The Piraha language of Brazil

From Wikipedia’s “Pirahã language“:

The Pirahã language is a language spoken by the Pirahã – an indigenous people of Amazonas, Brazil, who live along the Maici river, a tributary of the Amazon.

Pirahã is believed to be the only surviving member of the Mura language family, all other members having become extinct in the last few centuries. It is therefore a language isolate, without any known connection to other languages. Despite having only ~150 speakers as of 2004, in eight villages along the Maici, it is not itself in immediate danger of extinction, as language use is vigorous and the Pirahã community is monolingual. …

Unusual features of Pirahã include:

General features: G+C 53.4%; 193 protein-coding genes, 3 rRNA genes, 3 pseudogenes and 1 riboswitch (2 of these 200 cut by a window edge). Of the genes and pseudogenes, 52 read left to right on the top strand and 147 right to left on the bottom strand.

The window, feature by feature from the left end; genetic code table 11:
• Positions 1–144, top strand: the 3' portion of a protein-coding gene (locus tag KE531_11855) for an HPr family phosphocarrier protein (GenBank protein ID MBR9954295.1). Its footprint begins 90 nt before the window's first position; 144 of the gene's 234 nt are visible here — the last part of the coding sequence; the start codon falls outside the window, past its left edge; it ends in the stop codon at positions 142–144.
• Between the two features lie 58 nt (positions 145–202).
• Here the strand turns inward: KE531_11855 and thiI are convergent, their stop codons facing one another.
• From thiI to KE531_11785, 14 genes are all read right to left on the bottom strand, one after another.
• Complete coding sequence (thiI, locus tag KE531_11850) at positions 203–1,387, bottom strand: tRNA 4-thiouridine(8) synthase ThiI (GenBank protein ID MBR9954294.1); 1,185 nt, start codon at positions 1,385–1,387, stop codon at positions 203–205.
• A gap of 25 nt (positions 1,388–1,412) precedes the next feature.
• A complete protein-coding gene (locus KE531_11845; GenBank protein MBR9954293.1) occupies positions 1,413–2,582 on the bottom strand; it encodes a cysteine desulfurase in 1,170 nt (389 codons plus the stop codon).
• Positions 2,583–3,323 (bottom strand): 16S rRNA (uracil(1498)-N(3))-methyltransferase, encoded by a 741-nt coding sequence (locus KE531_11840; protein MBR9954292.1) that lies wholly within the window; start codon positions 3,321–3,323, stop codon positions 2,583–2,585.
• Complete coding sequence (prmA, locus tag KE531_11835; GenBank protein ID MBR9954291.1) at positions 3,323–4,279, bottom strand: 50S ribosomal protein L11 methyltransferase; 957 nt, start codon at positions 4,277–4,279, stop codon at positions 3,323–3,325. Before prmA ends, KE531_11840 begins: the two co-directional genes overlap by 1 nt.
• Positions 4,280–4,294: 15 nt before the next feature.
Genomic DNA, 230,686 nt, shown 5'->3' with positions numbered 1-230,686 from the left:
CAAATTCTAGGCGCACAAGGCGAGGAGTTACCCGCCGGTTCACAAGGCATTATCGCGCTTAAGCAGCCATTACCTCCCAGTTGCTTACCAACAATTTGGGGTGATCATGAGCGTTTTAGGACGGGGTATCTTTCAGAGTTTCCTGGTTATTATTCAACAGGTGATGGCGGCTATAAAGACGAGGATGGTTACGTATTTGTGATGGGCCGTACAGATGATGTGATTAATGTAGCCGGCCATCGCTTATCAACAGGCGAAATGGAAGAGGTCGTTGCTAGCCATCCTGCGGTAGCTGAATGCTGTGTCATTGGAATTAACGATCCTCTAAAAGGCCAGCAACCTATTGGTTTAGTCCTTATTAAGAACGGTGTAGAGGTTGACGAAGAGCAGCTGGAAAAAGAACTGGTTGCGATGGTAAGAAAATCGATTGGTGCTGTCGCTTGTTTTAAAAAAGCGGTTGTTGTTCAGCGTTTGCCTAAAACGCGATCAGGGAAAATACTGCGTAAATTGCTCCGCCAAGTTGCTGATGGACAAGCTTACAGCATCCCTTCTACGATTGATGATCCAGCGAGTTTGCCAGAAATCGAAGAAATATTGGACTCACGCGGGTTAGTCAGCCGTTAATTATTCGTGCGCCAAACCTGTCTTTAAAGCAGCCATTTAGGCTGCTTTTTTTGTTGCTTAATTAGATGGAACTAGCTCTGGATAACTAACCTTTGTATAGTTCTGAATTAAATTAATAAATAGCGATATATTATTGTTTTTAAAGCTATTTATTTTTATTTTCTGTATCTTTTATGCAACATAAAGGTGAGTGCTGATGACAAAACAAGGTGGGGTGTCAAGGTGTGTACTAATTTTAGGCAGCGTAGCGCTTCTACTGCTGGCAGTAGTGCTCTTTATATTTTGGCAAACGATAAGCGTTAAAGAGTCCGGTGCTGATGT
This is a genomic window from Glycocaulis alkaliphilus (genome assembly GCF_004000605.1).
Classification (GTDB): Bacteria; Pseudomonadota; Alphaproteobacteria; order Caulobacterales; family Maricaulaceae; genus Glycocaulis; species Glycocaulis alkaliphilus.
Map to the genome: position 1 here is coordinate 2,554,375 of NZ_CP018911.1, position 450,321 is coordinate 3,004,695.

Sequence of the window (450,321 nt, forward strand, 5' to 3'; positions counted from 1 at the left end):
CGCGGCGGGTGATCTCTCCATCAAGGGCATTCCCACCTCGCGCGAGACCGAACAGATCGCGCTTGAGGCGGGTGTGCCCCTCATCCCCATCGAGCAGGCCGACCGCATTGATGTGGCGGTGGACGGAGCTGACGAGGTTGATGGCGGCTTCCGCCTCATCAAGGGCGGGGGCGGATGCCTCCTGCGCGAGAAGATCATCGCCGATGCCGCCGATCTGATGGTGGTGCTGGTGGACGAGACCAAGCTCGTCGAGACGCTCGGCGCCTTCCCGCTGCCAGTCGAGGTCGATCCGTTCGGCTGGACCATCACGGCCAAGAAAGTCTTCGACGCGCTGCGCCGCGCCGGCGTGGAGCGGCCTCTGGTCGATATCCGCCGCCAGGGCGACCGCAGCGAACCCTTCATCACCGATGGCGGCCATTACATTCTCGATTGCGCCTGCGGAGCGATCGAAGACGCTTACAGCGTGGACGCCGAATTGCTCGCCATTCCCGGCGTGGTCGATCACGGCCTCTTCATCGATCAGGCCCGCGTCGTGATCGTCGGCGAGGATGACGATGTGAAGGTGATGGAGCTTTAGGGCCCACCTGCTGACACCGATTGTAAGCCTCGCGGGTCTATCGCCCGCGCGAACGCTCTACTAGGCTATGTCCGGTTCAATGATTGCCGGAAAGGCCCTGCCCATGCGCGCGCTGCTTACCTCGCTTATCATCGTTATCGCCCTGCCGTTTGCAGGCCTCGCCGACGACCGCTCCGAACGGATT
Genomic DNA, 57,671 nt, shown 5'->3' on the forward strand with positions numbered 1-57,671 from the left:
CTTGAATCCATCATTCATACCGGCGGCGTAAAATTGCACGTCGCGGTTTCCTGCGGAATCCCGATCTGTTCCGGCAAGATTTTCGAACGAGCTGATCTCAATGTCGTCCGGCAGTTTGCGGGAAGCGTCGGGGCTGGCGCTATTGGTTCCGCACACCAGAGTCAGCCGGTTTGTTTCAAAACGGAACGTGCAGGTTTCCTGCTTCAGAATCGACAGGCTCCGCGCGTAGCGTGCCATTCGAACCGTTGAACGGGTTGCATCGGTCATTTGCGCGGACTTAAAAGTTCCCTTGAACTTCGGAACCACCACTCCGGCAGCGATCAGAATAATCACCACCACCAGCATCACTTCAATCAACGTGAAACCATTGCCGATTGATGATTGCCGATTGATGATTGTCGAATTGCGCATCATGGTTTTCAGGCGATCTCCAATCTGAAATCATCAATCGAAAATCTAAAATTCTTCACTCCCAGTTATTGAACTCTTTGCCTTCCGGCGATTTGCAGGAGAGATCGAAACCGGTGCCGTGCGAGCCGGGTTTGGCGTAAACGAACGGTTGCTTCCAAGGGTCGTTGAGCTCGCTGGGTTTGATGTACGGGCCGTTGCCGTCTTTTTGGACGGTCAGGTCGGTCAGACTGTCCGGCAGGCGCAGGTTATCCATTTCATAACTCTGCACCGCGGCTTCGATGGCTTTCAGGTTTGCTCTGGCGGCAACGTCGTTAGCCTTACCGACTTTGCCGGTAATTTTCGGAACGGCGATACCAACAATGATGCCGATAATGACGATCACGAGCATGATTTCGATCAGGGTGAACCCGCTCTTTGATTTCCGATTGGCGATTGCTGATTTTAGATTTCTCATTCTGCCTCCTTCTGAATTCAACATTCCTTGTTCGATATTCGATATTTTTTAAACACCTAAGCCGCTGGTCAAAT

• One of the smallest phoneme inventories of any known language [13]…, and a correspondingly high degree of allophonic variation, including two very rare sounds …
  • The pronunciation of several phonemes depends on the speaker’s sex.
  • An extremely limited clause structure.
  • No grammatical numerals, not even “one” or “two”; the closest the language comes to numerals are general quantity words like [“a few”, “some”, and “many”].
  • No abstract color words other than terms for light and dark.
  • Few specific kin terms; one word covers both “father” and “mother” [and they appear not to keep track of relationships any more distant than biological siblings.]
  • The entire set of personal pronouns appears to have been borrowed from Nheengatu, the Tupi-based lingua franca. Although there is no documentation of a prior stage of Pirahã, the close resemblance of the Pirahã pronouns to those of Nheengatu makes any other hypothesis improbable.
  • Pirahã can be whistled, hummed, or encoded in music.

The occurrence of so many unusual linguistic features in a single language is remarkable.